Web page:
Leadership and Communities

I was honoured to be invited by Alan Gardner to speak at Northern Lights, an amazing little conference he organised in Aberdeen last week.

This is a rough transcript from the (unrecorded) talk I gave about leadership and communities.


I want to talk about leadership. And I want to talk about you.

For things to happen we often need a leader. Not necessarily an omnipotent dictator, but even for good things to happen, someone needs to take a chance and say "hey, things should be different around here, and I think it should look like this".

The trouble is that we often think of leaders the way that hollywood likes to present them, and that is that they are the heroes, the chosen ones.

Take the matrix. Fate has come together and decided that Neo is the chosen one, the one who has the power to make a difference.

He has a few mere mortals to help him along, but anyone else in this universe is destined to live a life that depends on his leadership. We don't have the power to change things, that's up to the chosen few.

We can see the same thing in our culture of celebrity and of hero worship. We take such interest in our heroes for two reasons.

Firstly they are aspirational. Which is a good thing. Tom Preston-Werner, who spoke here last year, is clearly incredible. He started Github, which is not only making a bunch of money, and helping every developer I know, but they are also creating an amazing team and culture around building great software.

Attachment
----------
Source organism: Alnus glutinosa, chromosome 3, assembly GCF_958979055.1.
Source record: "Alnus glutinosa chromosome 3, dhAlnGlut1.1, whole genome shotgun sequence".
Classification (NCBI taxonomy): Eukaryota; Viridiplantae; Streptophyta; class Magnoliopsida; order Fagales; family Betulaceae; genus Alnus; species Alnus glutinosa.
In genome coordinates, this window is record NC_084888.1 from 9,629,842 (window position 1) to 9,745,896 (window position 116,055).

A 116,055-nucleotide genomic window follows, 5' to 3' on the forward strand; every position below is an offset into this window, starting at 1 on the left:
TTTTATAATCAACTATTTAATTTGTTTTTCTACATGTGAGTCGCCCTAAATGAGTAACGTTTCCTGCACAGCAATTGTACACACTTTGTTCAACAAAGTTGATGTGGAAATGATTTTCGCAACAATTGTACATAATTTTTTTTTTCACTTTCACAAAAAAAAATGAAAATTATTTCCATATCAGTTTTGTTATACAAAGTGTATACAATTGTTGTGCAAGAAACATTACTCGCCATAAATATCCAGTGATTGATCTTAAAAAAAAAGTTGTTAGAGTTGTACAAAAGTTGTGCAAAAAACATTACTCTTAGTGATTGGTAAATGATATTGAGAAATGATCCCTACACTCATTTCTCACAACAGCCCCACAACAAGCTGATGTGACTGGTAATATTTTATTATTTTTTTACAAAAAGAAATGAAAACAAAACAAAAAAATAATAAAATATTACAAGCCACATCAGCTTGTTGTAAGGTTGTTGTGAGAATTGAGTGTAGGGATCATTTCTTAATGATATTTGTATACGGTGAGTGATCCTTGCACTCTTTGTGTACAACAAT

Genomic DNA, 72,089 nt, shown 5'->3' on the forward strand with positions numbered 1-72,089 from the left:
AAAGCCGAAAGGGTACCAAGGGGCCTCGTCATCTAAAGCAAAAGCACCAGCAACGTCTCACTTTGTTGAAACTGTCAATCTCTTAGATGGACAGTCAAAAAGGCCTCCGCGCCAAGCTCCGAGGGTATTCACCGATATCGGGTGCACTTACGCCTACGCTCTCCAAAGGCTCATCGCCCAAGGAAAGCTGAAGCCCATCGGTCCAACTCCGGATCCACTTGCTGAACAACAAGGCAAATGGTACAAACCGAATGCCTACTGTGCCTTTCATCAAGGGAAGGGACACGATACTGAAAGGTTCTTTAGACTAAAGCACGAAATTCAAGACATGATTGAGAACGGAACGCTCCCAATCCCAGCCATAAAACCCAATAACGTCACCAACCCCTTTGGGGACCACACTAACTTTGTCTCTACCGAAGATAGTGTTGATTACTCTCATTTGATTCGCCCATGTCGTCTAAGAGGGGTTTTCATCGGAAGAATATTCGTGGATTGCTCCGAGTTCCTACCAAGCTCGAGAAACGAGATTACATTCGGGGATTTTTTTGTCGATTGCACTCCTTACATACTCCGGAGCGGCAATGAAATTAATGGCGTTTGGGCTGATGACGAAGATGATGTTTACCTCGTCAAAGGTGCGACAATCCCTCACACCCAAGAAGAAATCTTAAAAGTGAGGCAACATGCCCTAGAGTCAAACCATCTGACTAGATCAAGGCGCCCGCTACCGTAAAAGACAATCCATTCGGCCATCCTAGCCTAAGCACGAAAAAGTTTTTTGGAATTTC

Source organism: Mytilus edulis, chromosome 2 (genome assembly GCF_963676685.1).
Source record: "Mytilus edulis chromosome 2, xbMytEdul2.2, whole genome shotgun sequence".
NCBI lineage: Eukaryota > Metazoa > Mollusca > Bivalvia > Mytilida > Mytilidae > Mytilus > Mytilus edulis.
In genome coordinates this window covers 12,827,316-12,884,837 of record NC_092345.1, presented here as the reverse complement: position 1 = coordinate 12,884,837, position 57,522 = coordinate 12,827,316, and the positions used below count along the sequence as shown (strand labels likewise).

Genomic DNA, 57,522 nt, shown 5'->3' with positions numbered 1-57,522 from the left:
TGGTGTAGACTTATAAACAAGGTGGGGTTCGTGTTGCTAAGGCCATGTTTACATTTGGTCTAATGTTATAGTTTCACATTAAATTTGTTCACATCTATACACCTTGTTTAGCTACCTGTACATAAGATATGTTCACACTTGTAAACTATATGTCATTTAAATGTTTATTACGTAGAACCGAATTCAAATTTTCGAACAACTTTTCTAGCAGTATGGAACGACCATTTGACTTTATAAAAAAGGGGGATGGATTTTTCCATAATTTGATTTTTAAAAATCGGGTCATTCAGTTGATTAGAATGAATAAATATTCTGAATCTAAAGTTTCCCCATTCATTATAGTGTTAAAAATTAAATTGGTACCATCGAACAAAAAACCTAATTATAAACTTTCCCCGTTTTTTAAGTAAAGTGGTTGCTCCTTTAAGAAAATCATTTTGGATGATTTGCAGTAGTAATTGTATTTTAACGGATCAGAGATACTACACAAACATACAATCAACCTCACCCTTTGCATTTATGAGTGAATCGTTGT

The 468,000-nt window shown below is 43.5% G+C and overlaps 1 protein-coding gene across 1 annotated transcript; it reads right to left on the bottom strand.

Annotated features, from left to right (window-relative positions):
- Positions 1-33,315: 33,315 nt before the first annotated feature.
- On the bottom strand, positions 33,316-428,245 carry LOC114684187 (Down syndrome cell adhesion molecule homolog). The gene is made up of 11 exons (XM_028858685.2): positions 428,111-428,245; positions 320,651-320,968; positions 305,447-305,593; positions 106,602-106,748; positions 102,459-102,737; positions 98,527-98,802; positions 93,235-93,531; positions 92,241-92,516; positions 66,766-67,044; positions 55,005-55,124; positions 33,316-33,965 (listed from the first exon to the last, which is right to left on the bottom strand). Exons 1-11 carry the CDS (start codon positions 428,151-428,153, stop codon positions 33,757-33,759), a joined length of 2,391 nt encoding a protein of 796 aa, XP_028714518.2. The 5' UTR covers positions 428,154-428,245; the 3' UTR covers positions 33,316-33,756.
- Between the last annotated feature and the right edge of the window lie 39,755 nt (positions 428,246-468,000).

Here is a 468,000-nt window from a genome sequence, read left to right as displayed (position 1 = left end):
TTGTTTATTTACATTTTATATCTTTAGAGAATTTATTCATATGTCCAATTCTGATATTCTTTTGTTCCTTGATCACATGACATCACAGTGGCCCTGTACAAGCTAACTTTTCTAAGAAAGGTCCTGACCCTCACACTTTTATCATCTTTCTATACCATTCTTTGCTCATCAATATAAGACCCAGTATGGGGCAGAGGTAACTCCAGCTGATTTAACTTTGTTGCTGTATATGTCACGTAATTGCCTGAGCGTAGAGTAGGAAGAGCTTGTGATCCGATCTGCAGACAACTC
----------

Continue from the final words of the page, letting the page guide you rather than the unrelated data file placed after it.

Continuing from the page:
As the founder of a startup I look up to people like Tom in awe.

But the second reason that we take such interest in our heroes, is that we think they are special, that like Neo, they are the chosen ones.

It's not that Tom was a normal John Smith like us, who took a chance, worked hard, and with a bit of good luck made it to where he is today. Tom must be special in some way, the stars have aligned for him in a way that could never happen for us. His position is unattainable. And that too leaves us in awe.

But this is patently wrong, right? Tom was not chosen by the universe as the founder of Github. Tom chose himself. In the nicest possible way, 5 years ago, Tom was a nobody. But along with a couple of his friends, he saw something that interested him and that he thought could be better, and ran with it.

So what are you interested in? What can you be the leader of? It doesn't have to be a startup like Github. Starting things within your community is a great place to start, as you can immediately make a positive impact on yourself, the people around you, and the wider tech community in which you sit.